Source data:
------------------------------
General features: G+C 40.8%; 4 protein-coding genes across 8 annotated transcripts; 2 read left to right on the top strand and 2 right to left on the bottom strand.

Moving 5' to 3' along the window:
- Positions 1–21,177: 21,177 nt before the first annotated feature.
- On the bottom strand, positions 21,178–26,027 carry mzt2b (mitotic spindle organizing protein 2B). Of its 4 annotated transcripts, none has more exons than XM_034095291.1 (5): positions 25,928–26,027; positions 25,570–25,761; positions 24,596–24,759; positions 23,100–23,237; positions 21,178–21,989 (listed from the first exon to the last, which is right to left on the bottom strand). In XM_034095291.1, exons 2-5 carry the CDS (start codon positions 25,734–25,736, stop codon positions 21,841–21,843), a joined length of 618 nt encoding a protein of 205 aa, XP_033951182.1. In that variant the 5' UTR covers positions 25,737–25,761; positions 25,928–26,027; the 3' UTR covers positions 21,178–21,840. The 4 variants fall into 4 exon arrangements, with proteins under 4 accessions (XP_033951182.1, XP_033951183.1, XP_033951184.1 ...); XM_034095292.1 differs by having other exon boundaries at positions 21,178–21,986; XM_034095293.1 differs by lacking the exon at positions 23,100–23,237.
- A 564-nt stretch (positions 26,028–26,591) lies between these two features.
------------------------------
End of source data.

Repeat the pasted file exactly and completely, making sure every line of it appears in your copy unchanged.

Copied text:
General features: G+C 40.8%; 4 protein-coding genes across 8 annotated transcripts; 2 read left to right on the top strand and 2 right to left on the bottom strand.

Moving 5' to 3' along the window:
- Positions 1–21,177: 21,177 nt before the first annotated feature.
- On the bottom strand, positions 21,178–26,027 carry mzt2b (mitotic spindle organizing protein 2B). Of its 4 annotated transcripts, none has more exons than XM_034095291.1 (5): positions 25,928–26,027; positions 25,570–25,761; positions 24,596–24,759; positions 23,100–23,237; positions 21,178–21,989 (listed from the first exon to the last, which is right to left on the bottom strand). In XM_034095291.1, exons 2-5 carry the CDS (start codon positions 25,734–25,736, stop codon positions 21,841–21,843), a joined length of 618 nt encoding a protein of 205 aa, XP_033951182.1. In that variant the 5' UTR covers positions 25,737–25,761; positions 25,928–26,027; the 3' UTR covers positions 21,178–21,840. The 4 variants fall into 4 exon arrangements, with proteins under 4 accessions (XP_033951182.1, XP_033951183.1, XP_033951184.1 ...); XM_034095292.1 differs by having other exon boundaries at positions 21,178–21,986; XM_034095293.1 differs by lacking the exon at positions 23,100–23,237.
- A 564-nt stretch (positions 26,028–26,591) lies between these two features.